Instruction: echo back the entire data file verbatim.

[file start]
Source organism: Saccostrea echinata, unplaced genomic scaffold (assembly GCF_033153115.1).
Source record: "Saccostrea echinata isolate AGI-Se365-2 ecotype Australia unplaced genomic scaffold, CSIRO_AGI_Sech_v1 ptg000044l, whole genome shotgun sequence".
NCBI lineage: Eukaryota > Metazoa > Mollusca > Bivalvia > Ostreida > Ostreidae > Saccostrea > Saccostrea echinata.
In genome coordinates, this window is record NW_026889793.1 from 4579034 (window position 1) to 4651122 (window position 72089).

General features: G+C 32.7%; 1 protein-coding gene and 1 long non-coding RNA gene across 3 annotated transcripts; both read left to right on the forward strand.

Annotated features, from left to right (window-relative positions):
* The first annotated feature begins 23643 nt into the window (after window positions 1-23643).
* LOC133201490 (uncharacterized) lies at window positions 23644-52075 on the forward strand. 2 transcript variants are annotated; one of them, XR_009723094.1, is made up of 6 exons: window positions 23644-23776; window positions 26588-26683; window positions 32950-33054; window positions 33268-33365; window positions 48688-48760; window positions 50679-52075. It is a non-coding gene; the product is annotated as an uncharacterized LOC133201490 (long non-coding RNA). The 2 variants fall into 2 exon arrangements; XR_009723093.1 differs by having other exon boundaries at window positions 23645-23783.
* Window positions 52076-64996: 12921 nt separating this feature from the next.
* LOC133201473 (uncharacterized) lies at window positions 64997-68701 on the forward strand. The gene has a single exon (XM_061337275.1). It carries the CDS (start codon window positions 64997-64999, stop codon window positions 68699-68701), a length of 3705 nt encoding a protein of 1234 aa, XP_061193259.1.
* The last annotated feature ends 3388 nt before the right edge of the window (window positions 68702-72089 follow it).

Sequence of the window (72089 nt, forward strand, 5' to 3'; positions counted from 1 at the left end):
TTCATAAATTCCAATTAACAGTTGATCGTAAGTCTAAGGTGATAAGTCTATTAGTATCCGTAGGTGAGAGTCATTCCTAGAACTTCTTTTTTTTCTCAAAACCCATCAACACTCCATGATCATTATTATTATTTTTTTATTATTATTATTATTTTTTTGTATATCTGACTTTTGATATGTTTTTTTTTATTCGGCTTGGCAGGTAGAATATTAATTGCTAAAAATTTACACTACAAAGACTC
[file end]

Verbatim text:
Source organism: Saccostrea echinata, unplaced genomic scaffold (assembly GCF_033153115.1).
Source record: "Saccostrea echinata isolate AGI-Se365-2 ecotype Australia unplaced genomic scaffold, CSIRO_AGI_Sech_v1 ptg000044l, whole genome shotgun sequence".
NCBI lineage: Eukaryota > Metazoa > Mollusca > Bivalvia > Ostreida > Ostreidae > Saccostrea > Saccostrea echinata.
In genome coordinates, this window is record NW_026889793.1 from 4579034 (window position 1) to 4651122 (window position 72089).

General features: G+C 32.7%; 1 protein-coding gene and 1 long non-coding RNA gene across 3 annotated transcripts; both read left to right on the forward strand.

Annotated features, from left to right (window-relative positions):
* The first annotated feature begins 23643 nt into the window (after window positions 1-23643).
* LOC133201490 (uncharacterized) lies at window positions 23644-52075 on the forward strand. 2 transcript variants are annotated; one of them, XR_009723094.1, is made up of 6 exons: window positions 23644-23776; window positions 26588-26683; window positions 32950-33054; window positions 33268-33365; window positions 48688-48760; window positions 50679-52075. It is a non-coding gene; the product is annotated as an uncharacterized LOC133201490 (long non-coding RNA). The 2 variants fall into 2 exon arrangements; XR_009723093.1 differs by having other exon boundaries at window positions 23645-23783.
* Window positions 52076-64996: 12921 nt separating this feature from the next.
* LOC133201473 (uncharacterized) lies at window positions 64997-68701 on the forward strand. The gene has a single exon (XM_061337275.1). It carries the CDS (start codon window positions 64997-64999, stop codon window positions 68699-68701), a length of 3705 nt encoding a protein of 1234 aa, XP_061193259.1.
* The last annotated feature ends 3388 nt before the right edge of the window (window positions 68702-72089 follow it).

Sequence of the window (72089 nt, forward strand, 5' to 3'; positions counted from 1 at the left end):
TTCATAAATTCCAATTAACAGTTGATCGTAAGTCTAAGGTGATAAGTCTATTAGTATCCGTAGGTGAGAGTCATTCCTAGAACTTCTTTTTTTTCTCAAAACCCATCAACACTCCATGATCATTATTATTATTTTTTTATTATTATTATTATTTTTTTGTATATCTGACTTTTGATATGTTTTTTTTTATTCGGCTTGGCAGGTAGAATATTAATTGCTAAAAATTTACACTACAAAGACTC